The new scheme can improve the efficiency of silicon solar cells
Xinhua News Agency, Beijing, July 5 (Xinhua) - U.S. researchers have designed a new type of silicon solar cell. By changing the passivation layer material, the energy conversion efficiency of silicon solar cells can be increased from about 29% to 35%.
Massachusetts Institute of Technology (MIT) recently issued a bulletin that the new batteries are designed by its staff and colleagues from Princeton University and other institutions in the United States, using the principle of "single-state exciton fission" to enhance the use of high-energy photon energy.
In solar cells, photons excite material molecules to release electrons and generate electric currents. Usually a photon can only excite one electron, and the residual energy of a high-energy photon will be lost in the form of heat.
Previously, it has been found that in some organic materials, such as tetraphenyl, a molecule can absorb a high-energy photon and transfer part of its energy to another molecule, resulting in two electrons. This phenomenon is called "singlet exciton fission". In theory, two electrons can be obtained from a single high-energy photon by covering a layer of tetraphenyl on a silicon cell, but how to transfer the two electrons produced by "single-state exciton fission" to silicon is a key problem.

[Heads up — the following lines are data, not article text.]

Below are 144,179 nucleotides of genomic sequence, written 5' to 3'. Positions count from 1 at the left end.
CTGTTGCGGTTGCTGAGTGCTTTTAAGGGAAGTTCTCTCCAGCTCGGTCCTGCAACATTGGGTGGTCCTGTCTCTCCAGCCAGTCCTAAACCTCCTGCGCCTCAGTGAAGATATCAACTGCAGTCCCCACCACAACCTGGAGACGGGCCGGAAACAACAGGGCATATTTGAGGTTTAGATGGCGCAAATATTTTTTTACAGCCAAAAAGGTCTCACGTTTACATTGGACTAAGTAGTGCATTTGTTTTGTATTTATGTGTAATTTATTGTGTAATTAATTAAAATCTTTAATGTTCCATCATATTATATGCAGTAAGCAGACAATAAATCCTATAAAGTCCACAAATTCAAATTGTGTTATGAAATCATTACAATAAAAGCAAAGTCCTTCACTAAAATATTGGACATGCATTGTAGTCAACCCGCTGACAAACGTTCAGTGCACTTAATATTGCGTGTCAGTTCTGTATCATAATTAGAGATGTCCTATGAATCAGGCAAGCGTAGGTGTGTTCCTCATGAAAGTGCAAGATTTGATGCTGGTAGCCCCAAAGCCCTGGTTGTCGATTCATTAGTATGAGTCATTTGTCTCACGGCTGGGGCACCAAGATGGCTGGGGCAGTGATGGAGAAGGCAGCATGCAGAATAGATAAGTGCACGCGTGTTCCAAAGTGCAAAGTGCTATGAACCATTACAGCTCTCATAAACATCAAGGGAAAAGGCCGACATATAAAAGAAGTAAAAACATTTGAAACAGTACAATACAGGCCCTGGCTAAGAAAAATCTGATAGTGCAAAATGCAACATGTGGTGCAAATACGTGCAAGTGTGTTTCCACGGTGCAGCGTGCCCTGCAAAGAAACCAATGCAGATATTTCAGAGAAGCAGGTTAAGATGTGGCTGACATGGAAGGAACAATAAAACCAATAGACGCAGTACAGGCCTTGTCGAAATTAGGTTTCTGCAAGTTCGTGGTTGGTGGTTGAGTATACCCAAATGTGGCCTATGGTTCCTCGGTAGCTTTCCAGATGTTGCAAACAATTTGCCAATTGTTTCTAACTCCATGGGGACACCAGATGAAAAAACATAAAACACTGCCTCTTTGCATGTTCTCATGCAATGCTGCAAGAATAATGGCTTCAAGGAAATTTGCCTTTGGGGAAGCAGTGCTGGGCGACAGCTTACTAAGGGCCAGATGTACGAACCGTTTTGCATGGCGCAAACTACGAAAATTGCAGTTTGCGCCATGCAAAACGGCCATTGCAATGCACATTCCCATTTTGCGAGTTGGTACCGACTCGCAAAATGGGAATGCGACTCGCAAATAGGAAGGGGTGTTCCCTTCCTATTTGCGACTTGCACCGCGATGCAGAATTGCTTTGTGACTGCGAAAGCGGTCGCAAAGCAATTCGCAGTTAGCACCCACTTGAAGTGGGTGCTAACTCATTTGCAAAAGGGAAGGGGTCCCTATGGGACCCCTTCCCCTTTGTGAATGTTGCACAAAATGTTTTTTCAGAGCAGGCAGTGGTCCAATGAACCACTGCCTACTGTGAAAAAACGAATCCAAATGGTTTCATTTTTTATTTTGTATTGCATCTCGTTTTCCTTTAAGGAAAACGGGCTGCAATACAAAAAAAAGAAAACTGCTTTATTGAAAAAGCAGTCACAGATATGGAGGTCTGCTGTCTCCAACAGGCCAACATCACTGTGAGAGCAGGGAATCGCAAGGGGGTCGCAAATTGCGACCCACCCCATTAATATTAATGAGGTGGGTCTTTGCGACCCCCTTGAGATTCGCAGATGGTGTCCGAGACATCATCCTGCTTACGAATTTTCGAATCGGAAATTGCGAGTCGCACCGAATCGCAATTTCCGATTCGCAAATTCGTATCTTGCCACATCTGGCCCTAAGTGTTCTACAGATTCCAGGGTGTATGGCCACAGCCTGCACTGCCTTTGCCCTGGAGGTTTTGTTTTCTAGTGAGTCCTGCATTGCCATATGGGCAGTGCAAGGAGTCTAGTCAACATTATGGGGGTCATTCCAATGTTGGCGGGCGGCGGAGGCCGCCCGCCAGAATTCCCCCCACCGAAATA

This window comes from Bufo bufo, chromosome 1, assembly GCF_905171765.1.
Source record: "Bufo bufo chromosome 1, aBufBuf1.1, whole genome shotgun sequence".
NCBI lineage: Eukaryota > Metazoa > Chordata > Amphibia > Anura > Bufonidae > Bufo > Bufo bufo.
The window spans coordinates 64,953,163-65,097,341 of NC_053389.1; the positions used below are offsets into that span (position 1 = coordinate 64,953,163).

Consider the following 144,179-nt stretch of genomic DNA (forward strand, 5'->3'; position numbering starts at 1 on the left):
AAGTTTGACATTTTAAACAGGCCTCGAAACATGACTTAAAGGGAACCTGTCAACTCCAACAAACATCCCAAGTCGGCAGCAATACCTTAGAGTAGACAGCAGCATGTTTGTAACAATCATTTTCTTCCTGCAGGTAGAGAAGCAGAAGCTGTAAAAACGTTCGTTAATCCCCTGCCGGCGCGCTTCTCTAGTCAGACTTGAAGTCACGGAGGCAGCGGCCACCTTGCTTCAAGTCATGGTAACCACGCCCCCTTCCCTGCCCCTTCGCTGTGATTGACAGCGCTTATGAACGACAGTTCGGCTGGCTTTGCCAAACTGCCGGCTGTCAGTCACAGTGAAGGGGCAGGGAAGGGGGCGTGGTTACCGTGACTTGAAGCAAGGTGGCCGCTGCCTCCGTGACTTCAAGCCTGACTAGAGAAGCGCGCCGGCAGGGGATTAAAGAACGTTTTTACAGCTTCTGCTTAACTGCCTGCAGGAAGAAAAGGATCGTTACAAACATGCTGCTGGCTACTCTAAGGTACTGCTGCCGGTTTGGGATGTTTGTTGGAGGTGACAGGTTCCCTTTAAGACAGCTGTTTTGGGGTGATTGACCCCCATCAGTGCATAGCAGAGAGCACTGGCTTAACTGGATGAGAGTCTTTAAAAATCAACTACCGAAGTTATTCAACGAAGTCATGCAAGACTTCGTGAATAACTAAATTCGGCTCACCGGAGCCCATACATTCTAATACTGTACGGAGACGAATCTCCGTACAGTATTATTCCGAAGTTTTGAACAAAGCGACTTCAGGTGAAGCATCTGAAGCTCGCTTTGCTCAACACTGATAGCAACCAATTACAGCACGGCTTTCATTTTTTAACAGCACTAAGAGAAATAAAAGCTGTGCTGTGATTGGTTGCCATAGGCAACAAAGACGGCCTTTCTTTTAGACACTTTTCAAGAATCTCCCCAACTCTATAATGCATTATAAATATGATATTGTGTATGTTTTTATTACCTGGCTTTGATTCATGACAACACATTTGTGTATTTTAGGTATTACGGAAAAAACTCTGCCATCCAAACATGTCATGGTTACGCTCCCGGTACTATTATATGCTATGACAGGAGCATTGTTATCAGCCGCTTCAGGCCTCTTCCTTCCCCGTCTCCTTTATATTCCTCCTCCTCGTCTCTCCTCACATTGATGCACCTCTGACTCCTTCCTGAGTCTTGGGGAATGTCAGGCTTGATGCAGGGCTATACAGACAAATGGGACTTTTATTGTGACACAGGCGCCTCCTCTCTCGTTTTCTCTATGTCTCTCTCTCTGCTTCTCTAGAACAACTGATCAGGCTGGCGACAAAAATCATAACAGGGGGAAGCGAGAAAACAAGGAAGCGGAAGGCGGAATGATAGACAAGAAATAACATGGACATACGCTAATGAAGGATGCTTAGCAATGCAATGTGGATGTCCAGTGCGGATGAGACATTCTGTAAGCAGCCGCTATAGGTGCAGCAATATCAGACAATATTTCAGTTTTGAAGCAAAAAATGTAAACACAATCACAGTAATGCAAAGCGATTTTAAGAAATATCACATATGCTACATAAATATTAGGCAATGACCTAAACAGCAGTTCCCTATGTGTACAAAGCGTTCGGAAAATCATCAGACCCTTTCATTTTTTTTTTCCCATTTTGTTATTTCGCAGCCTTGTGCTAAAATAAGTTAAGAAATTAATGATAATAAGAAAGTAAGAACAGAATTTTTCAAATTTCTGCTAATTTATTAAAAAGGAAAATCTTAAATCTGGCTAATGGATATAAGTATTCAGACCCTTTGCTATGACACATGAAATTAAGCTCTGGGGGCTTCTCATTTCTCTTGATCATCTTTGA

In order to ensure the efficiency and durability of the battery, the silicon material must have a passivation layer on the surface. Electrons generated in tetraphenyl must pass through the passivation layer to reach the silicon material. Current passivation layers are too thick for electron transfer capability.
The key of the new scheme is to passivate the silicon material with hafnium nitride. The thickness of passivation layer obtained is only 0.8 nanometer (1 nanometer equals one billionth of a meter), which allows more electrons to pass through. The results show that 1.3 electrons per photon absorbed by tetraphenyl can pass through the passivation layer of hafnium nitride and transfer to the silicon material.
The papers have been published in the British Journal Nature. Researchers say that the efficiency of new batteries is far from the theoretical limit and needs to be improved, but experiments show that the key steps are effective. The scheme does not introduce complex design and may make the battery thinner overall.